Turner's innovative [implied] suggestion was that the Bank could 'write off' some of the assets that it has bought. This would mean that the selected bonds would simply cease to exist; they would vanish from the Bank's asset register, and be removed from the total of the government's debt. The coalition government claims that the  present national debt is a smaller percentage of the national income than it was when they took office in June 2010: notwithstanding the fact that the number of pounds that the government has borrowed has continued to increase rapidly. Cameron's government has continued to borrow more money each year to spend on benefits, and to maintain health service spending and to spend hundreds of billions of pounds on its plan to double-up the most efficient railway in the country: from London to Birmingham. Meanwhile some important spending has been reduced: the national defences have been despoiled, the effectiveness of the police has been reduced, and the construction of coastal and riverside flood defences has been deferred.

Over the last couple of years the government has ordered the commercial banks to reduce the ratio of the money that they lend to the assets that they hold. Their recognisable 'assets' were being reduced anyway as the credit crunch unfolded and they had to write down the value of many assets and to write some off. The government - partially in response to European Union diktats - has raised the ratio of assets that the banks must hold to what they can lend: so they can lend a lower proportion of a diminishing resource. The reduction in the total that banks can lend requires the banks to refuse to extend some 'old' loans that come up for review, as well as refusing to make new loans to businesses. Hence one of the main sources of funding for economic growth has been reduced almost to vanishing point: and the economy has effectively ceased to grow while government spending has continued to grow.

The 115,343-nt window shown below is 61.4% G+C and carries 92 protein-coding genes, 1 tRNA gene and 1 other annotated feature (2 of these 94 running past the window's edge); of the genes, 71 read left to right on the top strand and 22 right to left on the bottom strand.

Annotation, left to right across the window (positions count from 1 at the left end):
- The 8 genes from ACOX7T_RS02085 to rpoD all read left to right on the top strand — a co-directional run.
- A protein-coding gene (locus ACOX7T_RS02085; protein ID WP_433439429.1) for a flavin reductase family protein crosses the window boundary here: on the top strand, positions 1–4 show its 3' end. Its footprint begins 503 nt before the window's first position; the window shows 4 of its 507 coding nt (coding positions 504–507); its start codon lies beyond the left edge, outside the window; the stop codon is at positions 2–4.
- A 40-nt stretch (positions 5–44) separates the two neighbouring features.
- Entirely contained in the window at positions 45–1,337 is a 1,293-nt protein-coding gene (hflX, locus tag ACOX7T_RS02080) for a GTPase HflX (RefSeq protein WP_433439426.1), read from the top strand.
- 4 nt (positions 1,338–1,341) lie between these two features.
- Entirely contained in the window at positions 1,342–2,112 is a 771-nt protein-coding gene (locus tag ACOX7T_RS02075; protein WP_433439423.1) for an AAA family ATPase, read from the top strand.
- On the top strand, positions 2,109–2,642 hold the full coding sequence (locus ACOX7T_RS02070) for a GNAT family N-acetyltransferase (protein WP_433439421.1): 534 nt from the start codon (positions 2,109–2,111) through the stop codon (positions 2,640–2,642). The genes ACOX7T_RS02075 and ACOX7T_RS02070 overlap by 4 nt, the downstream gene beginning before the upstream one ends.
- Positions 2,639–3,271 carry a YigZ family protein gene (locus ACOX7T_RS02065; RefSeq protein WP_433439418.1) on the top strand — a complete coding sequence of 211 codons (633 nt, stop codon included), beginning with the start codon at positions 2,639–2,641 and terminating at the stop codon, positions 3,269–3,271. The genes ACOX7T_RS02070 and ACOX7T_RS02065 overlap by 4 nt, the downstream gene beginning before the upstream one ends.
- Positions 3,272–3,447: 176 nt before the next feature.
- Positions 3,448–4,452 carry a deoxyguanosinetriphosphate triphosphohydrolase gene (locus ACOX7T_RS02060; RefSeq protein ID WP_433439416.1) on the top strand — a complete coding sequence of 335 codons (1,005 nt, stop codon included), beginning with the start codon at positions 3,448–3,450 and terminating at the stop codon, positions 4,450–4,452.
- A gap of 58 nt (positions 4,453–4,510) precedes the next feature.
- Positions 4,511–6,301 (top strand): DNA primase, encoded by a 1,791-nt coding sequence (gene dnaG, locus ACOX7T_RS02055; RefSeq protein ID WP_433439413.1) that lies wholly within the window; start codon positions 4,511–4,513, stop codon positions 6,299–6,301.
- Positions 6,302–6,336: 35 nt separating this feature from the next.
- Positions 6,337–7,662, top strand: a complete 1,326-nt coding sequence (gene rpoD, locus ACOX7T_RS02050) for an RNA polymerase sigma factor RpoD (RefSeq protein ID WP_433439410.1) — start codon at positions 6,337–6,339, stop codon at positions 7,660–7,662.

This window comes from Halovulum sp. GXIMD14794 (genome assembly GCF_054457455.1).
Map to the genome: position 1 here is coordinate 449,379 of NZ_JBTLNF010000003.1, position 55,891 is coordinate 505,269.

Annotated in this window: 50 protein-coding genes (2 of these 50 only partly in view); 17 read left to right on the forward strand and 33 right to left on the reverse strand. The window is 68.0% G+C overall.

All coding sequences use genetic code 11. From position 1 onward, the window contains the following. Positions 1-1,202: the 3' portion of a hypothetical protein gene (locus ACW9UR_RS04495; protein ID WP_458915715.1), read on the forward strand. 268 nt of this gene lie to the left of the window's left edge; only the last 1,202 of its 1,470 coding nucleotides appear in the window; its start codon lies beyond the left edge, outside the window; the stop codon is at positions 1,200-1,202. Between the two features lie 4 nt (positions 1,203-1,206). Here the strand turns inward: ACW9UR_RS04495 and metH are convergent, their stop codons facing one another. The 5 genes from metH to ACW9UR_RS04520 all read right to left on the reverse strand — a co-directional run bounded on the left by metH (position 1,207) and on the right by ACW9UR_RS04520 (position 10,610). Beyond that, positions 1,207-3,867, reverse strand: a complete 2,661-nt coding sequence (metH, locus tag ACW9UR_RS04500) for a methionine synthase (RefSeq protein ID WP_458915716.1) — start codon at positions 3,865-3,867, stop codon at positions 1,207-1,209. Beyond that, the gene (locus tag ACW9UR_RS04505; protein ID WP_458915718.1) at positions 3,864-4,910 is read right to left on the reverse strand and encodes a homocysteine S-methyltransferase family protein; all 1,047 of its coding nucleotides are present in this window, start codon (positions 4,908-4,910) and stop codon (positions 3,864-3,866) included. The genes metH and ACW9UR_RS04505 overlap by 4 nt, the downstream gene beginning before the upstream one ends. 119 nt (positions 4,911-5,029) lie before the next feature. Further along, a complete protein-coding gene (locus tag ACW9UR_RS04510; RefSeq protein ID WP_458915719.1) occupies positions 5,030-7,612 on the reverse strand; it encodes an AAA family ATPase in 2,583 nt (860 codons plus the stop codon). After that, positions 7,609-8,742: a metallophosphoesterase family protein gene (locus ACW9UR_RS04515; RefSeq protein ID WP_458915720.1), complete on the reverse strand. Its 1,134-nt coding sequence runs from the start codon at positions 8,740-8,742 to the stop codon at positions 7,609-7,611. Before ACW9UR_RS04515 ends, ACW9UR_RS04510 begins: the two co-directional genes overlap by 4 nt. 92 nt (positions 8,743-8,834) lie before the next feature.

By tinkering with taxes Chancellor Osborne has increased the government's income as a percentage of national economic turnover, but that means that less spending-power [in real terms] can be extracted as taxation from a diminishing national income. The gap between the tax-take and the government's spending is filled by borrowing.

The banks' liquidity has been maintained by the Bank of England's QE: buying government debt certificates from them. Already the Bank has bought up almost one-third of the whole vast pile of debt certificates that the coalition and former governments have issued: and Turner's speech contained hints that some [or eventually all] of the government debt that is held in the asset register at the Bank of England could be written-off. This would mean that the national debt would be reduced by some 30%; and when that was done, interest payments on that debt would cease. The government's 'books' and the predictions for their future spending needs would suddenly become much more favourable; to the extent that it might be possible for the austerity to be relaxed.